B.  The provisions of this section may not be waived by agreement between an individual employee and an employer. All of the provisions of this section, or any part hereof, may be waived in a bona fide collective bargaining agreement, but only if the waiver is explicitly set forth in such agreement in clear and unambiguous terms. Unilateral implementation of terms and conditions of employment by either party to a collective bargaining relationship shall not constitute, or be permitted, as a waiver of all or any part of the provisions of this section. An employer shall not discharge, reduce the compensation of or otherwise discriminate against any employee for using any civil remedies to enforce this section or otherwise asserting his or her rights under this section. An employee claiming violation of this section may bring an action against his or her employer in the courts of this State to enforce the provisions of this section and shall be entitled to all remedies available under the law or in equity appropriate to remedy any violation of this section, including but not limited to back pay, damages, reinstatement or injunctive relief. An employee who prevails in any action to enforce this section shall be awarded his or her reasonable attorney’s fees and costs.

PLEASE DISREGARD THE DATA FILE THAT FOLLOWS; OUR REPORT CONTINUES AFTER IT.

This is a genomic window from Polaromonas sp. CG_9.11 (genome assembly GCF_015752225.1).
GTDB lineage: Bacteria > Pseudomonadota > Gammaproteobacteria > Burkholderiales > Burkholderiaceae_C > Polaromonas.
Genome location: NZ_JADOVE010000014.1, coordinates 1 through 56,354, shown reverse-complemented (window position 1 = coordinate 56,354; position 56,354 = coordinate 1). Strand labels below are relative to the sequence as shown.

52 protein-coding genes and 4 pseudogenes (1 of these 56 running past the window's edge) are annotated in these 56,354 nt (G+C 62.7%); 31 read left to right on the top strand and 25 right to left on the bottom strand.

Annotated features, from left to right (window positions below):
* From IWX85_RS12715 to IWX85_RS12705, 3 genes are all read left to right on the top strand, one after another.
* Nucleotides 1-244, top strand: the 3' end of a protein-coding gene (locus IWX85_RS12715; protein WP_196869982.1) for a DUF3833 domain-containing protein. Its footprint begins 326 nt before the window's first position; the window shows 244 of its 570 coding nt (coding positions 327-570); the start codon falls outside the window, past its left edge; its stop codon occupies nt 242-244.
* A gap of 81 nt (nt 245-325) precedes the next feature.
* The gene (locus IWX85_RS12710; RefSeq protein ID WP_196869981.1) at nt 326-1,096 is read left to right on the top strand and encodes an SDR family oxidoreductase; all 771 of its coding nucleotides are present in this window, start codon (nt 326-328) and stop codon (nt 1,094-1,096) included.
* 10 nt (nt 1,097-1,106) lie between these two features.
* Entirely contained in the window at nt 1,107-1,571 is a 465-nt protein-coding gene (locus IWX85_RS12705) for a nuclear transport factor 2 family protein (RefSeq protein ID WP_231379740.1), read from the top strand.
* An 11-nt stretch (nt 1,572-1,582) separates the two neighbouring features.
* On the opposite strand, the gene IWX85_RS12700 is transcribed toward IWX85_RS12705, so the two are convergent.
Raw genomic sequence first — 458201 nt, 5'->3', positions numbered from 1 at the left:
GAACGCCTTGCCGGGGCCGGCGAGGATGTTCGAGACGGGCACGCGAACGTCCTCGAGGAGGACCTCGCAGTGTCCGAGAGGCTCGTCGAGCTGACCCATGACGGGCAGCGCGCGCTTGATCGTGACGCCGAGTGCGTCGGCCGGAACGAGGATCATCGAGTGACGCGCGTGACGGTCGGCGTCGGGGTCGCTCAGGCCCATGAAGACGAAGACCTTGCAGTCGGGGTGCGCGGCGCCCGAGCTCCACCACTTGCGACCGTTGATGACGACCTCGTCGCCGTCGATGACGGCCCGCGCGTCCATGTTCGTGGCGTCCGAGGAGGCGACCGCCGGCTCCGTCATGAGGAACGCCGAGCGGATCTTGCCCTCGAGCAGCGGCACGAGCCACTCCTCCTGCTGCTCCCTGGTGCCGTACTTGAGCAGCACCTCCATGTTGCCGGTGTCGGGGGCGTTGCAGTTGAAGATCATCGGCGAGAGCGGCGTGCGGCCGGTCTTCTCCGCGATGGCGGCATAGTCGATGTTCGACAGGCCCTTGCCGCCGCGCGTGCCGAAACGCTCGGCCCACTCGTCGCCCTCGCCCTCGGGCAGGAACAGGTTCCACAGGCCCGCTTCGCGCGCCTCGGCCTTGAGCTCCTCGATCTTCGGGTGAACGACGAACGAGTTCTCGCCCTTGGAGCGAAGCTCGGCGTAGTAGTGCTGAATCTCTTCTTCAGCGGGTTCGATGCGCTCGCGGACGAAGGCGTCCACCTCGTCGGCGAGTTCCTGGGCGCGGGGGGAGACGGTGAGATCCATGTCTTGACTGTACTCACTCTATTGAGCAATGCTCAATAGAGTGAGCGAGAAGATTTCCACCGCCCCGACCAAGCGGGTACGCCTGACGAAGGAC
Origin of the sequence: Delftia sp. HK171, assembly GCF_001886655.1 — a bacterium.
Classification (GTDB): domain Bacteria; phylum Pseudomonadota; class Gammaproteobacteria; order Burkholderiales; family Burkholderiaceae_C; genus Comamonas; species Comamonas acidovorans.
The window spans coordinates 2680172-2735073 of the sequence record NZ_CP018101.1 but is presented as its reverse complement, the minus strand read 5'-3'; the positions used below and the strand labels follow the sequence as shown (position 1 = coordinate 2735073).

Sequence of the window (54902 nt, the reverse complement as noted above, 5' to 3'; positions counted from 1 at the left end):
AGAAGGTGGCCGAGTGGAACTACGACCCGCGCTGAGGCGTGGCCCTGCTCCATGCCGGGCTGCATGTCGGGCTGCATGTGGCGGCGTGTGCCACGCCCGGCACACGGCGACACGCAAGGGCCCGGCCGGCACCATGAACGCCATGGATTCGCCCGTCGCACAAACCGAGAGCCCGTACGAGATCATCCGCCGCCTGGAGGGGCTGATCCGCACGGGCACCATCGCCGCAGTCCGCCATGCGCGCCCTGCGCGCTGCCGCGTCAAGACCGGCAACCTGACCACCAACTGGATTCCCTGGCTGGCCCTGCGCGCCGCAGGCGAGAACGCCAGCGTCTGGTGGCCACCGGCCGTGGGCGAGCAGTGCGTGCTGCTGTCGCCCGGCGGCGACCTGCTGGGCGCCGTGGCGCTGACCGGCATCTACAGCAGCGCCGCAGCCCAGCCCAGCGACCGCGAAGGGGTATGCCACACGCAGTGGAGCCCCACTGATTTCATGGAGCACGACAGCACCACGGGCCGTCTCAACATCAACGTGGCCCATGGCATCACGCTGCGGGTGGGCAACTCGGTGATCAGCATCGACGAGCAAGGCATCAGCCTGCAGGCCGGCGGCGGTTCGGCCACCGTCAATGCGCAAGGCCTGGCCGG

C.  As used in this section, “employee” means any person who is employed by an employer as defined herein but does not include an employee who is under eighteen (18) years of age, employed by a nonprofit organization for after school or summer employment or as a trainee for a period not longer than ninety (90) days. “Employer” means any individual, proprietorship, partnership, joint venture, corporation, limited liability company, trust, association, or other entity that may employ individuals or enter into contracts of employment.